Firstly, what is Advance Format. It may sound deep, but basically all it means is that it is using 4K cluster instead of the legacy 512bytes which has been like 10 years or so... Thats all to it. Well, if you want the details, AnandTech did a good write up to explain how this will open the door for further larger capacity drives as well as how this can save some space because of using 1 ECC for a 4K block instead of like 8 ECC for 8 x 512Bytes block.
AnandTech on WD Advance Format:
OK, strangely, this is already supported in Windows Vista, 7, 2008 but not the older legacy OS based on the Windows 5.x core like Windows 2003, XP etc. Please do not even ask me about Windows 2000... So that means somehow you get very bad performance (due to misaligned sector all the time) or it simply doesn't work at all. WD had came up with a utility (together with Acronis) which in my opinion is nothing more than a tool that checks for 512bytes clusters and basically convert the whole partition to 4K cluster. There is also a version that works in Windows (with Paragon), but it can be 3X slower as indicated by WD. In addition, you can test out your scenario to see if you need to run this at all using the wizard on the right here:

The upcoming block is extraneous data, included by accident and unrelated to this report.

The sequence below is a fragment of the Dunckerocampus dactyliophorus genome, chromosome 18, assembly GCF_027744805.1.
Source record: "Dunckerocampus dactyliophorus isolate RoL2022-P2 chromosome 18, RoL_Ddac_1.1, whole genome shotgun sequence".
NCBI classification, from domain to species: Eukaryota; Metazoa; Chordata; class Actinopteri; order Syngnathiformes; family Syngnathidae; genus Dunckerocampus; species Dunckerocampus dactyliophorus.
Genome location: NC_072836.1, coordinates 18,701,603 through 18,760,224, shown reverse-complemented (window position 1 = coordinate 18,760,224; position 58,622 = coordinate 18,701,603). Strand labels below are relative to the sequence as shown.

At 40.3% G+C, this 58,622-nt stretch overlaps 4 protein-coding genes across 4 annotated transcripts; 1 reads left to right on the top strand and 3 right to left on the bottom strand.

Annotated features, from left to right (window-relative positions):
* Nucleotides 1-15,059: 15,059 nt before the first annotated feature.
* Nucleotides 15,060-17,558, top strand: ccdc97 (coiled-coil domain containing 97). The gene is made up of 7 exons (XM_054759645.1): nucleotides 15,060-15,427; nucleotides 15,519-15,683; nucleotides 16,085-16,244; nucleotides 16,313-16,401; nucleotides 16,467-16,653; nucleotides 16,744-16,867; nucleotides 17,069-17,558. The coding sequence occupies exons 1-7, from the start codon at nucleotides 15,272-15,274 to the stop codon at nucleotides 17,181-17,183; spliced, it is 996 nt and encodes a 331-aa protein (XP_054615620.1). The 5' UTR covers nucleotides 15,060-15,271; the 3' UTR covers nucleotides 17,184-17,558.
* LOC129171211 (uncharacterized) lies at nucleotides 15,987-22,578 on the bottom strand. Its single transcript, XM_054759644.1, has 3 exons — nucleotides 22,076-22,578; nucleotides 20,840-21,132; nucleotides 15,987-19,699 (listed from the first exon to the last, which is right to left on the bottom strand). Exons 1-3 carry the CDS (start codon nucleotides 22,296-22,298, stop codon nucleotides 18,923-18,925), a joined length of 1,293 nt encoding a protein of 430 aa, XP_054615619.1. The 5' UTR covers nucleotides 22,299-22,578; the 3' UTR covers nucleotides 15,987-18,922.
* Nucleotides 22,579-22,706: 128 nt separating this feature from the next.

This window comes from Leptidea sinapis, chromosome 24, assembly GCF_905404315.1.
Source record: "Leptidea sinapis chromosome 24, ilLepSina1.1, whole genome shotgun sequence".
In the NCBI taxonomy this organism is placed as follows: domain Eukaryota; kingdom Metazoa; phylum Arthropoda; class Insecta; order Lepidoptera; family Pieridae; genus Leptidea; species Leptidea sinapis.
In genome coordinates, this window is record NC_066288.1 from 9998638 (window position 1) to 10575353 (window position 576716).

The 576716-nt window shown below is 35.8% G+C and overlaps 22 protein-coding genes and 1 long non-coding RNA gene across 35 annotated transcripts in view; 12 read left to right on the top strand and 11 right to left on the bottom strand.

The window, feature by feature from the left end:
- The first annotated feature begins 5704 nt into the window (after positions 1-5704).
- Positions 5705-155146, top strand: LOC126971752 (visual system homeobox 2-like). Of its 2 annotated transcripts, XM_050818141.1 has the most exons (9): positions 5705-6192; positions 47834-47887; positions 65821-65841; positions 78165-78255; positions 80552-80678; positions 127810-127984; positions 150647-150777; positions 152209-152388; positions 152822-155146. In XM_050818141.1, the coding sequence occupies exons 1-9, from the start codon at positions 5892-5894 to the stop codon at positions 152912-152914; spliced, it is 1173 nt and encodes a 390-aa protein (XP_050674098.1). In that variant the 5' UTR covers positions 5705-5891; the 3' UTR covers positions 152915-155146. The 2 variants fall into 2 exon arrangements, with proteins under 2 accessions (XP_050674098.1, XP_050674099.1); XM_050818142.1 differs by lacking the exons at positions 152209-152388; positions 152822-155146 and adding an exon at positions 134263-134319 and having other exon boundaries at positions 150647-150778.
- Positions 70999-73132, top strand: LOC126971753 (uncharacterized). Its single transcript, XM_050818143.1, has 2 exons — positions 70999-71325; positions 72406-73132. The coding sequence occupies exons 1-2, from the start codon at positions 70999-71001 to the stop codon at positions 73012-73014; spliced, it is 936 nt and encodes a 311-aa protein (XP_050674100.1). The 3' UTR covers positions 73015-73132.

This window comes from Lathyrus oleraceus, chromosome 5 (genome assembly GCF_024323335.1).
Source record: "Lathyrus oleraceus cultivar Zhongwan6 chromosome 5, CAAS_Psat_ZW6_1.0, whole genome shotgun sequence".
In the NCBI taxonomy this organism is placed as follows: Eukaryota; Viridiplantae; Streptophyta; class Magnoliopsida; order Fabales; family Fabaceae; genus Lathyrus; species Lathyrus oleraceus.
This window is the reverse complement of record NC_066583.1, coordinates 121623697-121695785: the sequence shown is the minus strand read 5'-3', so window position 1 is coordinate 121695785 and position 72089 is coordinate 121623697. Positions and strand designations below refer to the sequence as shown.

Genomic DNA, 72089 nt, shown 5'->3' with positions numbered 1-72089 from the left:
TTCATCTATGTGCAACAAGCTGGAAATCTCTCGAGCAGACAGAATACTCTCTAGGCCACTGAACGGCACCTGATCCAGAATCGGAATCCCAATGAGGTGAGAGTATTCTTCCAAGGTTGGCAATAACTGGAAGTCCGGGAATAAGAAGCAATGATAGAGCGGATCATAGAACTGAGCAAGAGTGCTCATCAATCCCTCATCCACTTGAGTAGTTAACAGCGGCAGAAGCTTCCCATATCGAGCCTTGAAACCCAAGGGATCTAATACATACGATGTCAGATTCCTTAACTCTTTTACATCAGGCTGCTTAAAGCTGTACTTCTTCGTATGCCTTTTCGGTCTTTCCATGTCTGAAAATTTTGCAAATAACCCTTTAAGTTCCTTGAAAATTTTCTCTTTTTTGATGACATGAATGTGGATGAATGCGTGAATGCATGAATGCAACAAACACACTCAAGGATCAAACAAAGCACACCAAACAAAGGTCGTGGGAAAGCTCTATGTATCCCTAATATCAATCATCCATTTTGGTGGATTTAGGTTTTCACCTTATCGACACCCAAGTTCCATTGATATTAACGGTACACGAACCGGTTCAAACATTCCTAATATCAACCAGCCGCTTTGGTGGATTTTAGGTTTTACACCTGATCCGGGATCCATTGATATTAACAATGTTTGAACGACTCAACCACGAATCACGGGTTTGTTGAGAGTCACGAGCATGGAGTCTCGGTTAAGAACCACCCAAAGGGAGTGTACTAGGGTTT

So far from what I see so far, the only affected range of HDD which has the Advance Format functionality is those ending with EARS. I have another drive with EADS, but according to sources it should not be affected. Maybe I should send WD an email to confirm this. Another pressing problem is that Windows 2003 is not affected or supported.
Update : OK here is what I think and understand so far. I had send queries to WD, hope they will give a solid answer.
- Jumper 7-8 : Only if you are using the HDD as 1 partition. >1 partition, you can forget about this.
- Windows 2003 : Supported using the Acronis Boot CD. But to what effects, I am not sure. I suppose it will behave like Windows XP
- EADS drives : Not supported by AF. In short, does not apply to you.
- WHS : See Windows 2003 above. Also note that because of the dynamic disk, high chance of screwing this up...